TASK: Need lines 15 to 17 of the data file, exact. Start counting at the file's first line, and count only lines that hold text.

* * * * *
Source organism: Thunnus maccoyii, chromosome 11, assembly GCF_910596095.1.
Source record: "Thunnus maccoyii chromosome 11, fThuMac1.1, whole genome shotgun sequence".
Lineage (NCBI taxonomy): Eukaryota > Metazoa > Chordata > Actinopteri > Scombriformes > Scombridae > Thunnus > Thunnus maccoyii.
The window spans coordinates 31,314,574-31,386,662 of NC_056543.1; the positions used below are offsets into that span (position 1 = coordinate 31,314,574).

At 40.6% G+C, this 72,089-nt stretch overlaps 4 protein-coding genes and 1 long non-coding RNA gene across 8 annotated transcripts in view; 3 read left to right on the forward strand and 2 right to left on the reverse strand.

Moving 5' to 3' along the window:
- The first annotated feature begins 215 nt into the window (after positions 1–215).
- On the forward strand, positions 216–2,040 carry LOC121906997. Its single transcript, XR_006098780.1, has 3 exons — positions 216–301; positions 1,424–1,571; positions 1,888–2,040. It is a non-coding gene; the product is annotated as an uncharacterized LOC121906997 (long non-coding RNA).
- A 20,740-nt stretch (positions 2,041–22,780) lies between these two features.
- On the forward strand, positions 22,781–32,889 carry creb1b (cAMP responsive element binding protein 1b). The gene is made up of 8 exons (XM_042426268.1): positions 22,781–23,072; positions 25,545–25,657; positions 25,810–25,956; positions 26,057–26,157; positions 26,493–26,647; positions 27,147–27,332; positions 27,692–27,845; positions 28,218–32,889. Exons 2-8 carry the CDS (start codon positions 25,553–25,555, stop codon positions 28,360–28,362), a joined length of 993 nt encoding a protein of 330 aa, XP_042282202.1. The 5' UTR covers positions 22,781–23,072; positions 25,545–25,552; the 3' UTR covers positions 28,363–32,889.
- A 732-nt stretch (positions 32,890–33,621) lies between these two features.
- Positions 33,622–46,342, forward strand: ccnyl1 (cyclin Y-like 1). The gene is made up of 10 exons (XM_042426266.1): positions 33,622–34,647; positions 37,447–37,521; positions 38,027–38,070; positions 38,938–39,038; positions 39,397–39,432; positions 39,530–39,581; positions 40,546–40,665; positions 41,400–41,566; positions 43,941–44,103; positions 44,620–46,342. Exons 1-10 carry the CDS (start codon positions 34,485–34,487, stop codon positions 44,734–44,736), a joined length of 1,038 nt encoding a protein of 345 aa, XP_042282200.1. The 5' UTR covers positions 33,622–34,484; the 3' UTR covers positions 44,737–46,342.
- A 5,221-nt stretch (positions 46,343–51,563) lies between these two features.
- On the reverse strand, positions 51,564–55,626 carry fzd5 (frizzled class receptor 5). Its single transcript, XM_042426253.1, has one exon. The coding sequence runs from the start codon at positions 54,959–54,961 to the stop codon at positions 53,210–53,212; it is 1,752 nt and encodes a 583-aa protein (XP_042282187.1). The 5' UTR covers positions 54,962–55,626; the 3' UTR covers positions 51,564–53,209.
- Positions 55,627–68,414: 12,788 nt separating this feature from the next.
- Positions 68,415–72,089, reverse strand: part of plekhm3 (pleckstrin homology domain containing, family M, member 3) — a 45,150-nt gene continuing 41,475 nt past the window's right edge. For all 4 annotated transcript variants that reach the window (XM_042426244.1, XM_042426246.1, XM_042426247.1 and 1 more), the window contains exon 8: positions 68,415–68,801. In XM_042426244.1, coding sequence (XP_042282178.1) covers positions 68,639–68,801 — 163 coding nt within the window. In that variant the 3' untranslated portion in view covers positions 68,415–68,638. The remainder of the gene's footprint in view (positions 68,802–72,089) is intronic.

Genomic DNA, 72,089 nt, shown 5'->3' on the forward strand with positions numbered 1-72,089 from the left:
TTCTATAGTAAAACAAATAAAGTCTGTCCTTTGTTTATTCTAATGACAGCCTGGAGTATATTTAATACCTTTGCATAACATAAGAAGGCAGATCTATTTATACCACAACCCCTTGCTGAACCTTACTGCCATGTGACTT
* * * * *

- Positions 55,627–68,414: 12,788 nt separating this feature from the next.
- Positions 68,415–72,089, reverse strand: part of plekhm3 (pleckstrin homology domain containing, family M, member 3) — a 45,150-nt gene continuing 41,475 nt past the window's right edge. For all 4 annotated transcript variants that reach the window (XM_042426244.1, XM_042426246.1, XM_042426247.1 and 1 more), the window contains exon 8: positions 68,415–68,801. In XM_042426244.1, coding sequence (XP_042282178.1) covers positions 68,639–68,801 — 163 coding nt within the window. In that variant the 3' untranslated portion in view covers positions 68,415–68,638. The remainder of the gene's footprint in view (positions 68,802–72,089) is intronic.

Genomic DNA, 72,089 nt, shown 5'->3' on the forward strand with positions numbered 1-72,089 from the left: